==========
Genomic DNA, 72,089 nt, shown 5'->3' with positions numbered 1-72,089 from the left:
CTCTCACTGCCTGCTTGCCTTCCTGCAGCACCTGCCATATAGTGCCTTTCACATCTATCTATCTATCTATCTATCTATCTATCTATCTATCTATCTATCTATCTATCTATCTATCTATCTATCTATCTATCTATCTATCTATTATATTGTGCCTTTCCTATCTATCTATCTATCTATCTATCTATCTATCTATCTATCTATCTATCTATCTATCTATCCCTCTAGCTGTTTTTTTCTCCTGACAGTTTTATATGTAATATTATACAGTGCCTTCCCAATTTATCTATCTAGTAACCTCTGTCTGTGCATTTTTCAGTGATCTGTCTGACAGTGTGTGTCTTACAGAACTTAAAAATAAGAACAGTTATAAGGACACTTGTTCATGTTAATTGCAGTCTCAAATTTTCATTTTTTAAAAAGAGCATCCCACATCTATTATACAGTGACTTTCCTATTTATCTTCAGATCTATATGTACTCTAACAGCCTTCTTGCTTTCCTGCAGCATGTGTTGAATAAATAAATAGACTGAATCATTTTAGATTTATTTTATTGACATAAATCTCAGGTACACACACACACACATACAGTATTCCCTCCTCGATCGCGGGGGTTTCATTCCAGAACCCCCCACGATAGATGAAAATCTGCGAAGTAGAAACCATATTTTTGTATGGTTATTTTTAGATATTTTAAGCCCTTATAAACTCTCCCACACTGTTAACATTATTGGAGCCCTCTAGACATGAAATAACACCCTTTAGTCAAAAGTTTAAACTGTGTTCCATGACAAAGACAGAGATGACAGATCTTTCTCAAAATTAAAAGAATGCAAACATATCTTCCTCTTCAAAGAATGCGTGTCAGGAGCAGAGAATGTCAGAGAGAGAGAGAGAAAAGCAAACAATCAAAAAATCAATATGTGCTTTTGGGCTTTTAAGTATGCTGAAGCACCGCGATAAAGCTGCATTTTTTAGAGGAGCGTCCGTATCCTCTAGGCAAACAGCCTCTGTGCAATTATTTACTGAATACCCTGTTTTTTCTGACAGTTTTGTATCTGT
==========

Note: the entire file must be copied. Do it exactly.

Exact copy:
Genomic DNA, 72,089 nt, shown 5'->3' with positions numbered 1-72,089 from the left:
CTCTCACTGCCTGCTTGCCTTCCTGCAGCACCTGCCATATAGTGCCTTTCACATCTATCTATCTATCTATCTATCTATCTATCTATCTATCTATCTATCTATCTATCTATCTATCTATCTATCTATCTATCTATCTATCTATTATATTGTGCCTTTCCTATCTATCTATCTATCTATCTATCTATCTATCTATCTATCTATCTATCTATCTATCTATCCCTCTAGCTGTTTTTTTCTCCTGACAGTTTTATATGTAATATTATACAGTGCCTTCCCAATTTATCTATCTAGTAACCTCTGTCTGTGCATTTTTCAGTGATCTGTCTGACAGTGTGTGTCTTACAGAACTTAAAAATAAGAACAGTTATAAGGACACTTGTTCATGTTAATTGCAGTCTCAAATTTTCATTTTTTAAAAAGAGCATCCCACATCTATTATACAGTGACTTTCCTATTTATCTTCAGATCTATATGTACTCTAACAGCCTTCTTGCTTTCCTGCAGCATGTGTTGAATAAATAAATAGACTGAATCATTTTAGATTTATTTTATTGACATAAATCTCAGGTACACACACACACACATACAGTATTCCCTCCTCGATCGCGGGGGTTTCATTCCAGAACCCCCCACGATAGATGAAAATCTGCGAAGTAGAAACCATATTTTTGTATGGTTATTTTTAGATATTTTAAGCCCTTATAAACTCTCCCACACTGTTAACATTATTGGAGCCCTCTAGACATGAAATAACACCCTTTAGTCAAAAGTTTAAACTGTGTTCCATGACAAAGACAGAGATGACAGATCTTTCTCAAAATTAAAAGAATGCAAACATATCTTCCTCTTCAAAGAATGCGTGTCAGGAGCAGAGAATGTCAGAGAGAGAGAGAGAAAAGCAAACAATCAAAAAATCAATATGTGCTTTTGGGCTTTTAAGTATGCTGAAGCACCGCGATAAAGCTGCATTTTTTAGAGGAGCGTCCGTATCCTCTAGGCAAACAGCCTCTGTGCAATTATTTACTGAATACCCTGTTTTTTCTGACAGTTTTGTATCTGT